The question posed in “The Tyger” suggests the poet’s wonder about the creation of the fearful tiger. When the tiger was slowing coming to life, it began to reflect such power and terror, such wrath and fierceness, that the poet had no doubt that no ordinary human being would be able to come near it. Therefore the poet wanted to know what daring and powerful hand and feet could handle such a beast. The poet’s half-finished questions are indicative of his awe and astonishment .

9. “Did he smile his work to see?” – About whom is the poet asking this question? What work of him is referred to here? How could this work invoke smile on the Creator’s face?

In the poem The Tyger Blake is asking this question about God, the father of all creation.

The work referred to here is His creation of the tiger.

Smile could be invoked on the Creator’s face if He satisfies for the ferocious and cruel nature of the animal whom He has made such.

10 . “Did he who made….make thee?” – What makes the poet to ask this question? What idea of God do you form if he has created both?

The poet William Blake in the poem “The Tyger” expressed his strong desire to know if it is possible for the same Creator to create contrary products at the same time. To make himself knowledgeable Blake asks the above question. God is the creator of both the tiger which is the symbol of fierceness and the lamb which is the symbol of innocence. It is He who can create at the same time two things that sharply contradict each other in nature.

11. “When the stars threw down their spears And watered heaven with their tears.”_Who are the stars? What does the throwing down of their spears’ signify? What does the watering of heaven with their tears mean?

The ‘stars’as referred to in the Book of Job in the Old Testament, refer to the rebel angels who tried to oust God from heaven.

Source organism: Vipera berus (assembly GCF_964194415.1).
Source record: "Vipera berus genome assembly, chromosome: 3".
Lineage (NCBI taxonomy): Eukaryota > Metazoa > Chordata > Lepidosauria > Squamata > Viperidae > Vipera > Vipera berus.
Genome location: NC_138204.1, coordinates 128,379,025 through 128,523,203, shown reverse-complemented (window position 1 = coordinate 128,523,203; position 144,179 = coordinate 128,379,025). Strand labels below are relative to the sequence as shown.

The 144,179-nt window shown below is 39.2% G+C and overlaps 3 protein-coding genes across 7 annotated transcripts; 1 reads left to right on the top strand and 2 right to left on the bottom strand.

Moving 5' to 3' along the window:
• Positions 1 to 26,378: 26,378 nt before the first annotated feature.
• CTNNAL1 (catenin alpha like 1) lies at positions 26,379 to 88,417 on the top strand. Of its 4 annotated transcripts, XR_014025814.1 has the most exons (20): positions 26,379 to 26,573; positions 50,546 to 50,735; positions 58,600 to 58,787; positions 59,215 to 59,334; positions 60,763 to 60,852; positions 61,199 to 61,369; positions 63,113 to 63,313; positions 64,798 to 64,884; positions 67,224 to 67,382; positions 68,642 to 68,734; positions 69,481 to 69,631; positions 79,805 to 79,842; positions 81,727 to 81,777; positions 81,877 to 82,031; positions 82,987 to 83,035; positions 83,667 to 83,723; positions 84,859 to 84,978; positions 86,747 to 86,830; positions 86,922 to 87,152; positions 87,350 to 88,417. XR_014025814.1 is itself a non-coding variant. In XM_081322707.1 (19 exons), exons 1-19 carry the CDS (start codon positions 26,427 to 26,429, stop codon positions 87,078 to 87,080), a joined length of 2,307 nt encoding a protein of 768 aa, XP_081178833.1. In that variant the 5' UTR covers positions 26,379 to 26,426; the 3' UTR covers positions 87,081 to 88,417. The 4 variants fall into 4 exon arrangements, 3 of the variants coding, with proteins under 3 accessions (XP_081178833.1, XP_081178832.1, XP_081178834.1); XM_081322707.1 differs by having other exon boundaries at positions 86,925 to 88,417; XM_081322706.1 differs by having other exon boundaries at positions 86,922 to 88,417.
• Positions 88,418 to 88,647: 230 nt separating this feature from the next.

The throwing down of their spears signifies the rebels’ defeat, surrender and cessation of armed hostility.

Their watering of heaven with tears means the rebels’ expression of sorrow and disappointment on account of their defeat.

12. Give the central idea of the poem “The Tyger”.

The poem “The Tyger” seems to be the contemplation of the fact that peacefulness and gentleness and fierce strength remain side by side in this world. Fierce strength symbolized by the tiger exists side by side with the gentleness and peace symbolized by the lamb. Christ is both gentleness and wrath. The tiger symbolizes God as much as the lamb symbolizes Him.

13. Explain the symbolism in “The Tyger”. .

The Tyger is noted for the remarkable use of symbols. The tiger is Blake’s symbol for the fierce forces in the soul which are needed to break the bonds of experience. Some think that the tiger images spiritual revolt backed by uninhibited natural energy, while others take it to represent a burning quality – wrath. ‘Fire’ is also used as a symbol of wrath.

14. ” In what distant deeps or skies Burnt the fire of thine eye?” – What does the poet mean here?

Blake represents the tiger with brilliant shining eyes. There is no similarity in the heavens or in earth to that blowing fire that is in the tiger’s eyes. The poet is the curious to know what volcanic death or skies God went to fatch the fire to make the light of the tiger’s eyes.